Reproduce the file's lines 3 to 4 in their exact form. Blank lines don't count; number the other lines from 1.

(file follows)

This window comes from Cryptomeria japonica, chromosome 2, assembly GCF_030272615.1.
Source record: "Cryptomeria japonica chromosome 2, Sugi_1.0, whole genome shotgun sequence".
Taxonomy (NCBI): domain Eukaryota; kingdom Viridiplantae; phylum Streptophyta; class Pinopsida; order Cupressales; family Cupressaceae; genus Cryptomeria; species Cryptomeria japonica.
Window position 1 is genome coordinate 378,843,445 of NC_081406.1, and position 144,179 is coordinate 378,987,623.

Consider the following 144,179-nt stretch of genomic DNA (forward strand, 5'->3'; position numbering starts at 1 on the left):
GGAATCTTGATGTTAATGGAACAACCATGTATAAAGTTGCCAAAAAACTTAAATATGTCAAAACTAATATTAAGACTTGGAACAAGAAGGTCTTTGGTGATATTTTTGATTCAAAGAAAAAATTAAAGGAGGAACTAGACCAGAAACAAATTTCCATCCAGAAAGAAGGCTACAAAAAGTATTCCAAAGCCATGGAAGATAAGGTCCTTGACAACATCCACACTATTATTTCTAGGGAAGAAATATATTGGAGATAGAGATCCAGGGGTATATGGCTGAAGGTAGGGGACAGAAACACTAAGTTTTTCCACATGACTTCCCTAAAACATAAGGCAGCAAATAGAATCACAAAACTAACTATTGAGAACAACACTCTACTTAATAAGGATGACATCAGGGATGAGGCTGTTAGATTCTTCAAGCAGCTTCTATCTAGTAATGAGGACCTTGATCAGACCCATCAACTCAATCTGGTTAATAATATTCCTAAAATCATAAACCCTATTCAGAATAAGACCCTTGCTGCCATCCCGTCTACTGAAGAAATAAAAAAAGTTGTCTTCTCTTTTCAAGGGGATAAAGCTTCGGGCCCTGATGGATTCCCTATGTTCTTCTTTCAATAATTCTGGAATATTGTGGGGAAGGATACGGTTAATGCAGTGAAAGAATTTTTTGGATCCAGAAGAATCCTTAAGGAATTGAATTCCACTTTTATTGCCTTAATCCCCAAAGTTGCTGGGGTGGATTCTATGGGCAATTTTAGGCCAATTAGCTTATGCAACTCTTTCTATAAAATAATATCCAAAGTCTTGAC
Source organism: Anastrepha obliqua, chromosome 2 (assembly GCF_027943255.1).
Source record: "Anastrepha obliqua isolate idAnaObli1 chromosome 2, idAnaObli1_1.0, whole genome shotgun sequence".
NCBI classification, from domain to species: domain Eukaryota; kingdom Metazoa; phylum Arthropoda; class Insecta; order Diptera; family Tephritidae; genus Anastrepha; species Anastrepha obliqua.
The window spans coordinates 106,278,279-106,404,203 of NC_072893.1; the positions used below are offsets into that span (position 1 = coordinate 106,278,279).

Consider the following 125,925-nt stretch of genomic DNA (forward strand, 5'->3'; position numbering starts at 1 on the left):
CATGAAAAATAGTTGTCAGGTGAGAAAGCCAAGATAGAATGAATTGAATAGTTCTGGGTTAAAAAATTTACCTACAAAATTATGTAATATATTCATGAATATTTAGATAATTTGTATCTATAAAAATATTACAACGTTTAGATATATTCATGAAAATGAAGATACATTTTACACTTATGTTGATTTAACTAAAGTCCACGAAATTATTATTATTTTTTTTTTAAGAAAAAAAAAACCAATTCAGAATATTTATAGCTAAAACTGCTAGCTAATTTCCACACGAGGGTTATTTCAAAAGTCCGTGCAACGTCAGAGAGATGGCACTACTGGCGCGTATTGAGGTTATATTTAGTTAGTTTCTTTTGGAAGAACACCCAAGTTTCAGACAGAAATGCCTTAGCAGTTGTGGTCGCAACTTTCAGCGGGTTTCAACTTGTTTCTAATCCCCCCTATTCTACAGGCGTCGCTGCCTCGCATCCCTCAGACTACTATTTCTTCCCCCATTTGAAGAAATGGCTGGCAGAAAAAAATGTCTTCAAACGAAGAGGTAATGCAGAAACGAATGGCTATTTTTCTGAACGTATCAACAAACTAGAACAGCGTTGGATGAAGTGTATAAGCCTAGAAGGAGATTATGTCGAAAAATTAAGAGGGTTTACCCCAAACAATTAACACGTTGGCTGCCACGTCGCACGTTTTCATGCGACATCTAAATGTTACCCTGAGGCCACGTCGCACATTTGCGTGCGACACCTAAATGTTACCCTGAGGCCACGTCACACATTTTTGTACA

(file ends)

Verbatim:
Taxonomy (NCBI): domain Eukaryota; kingdom Viridiplantae; phylum Streptophyta; class Pinopsida; order Cupressales; family Cupressaceae; genus Cryptomeria; species Cryptomeria japonica.
Window position 1 is genome coordinate 378,843,445 of NC_081406.1, and position 144,179 is coordinate 378,987,623.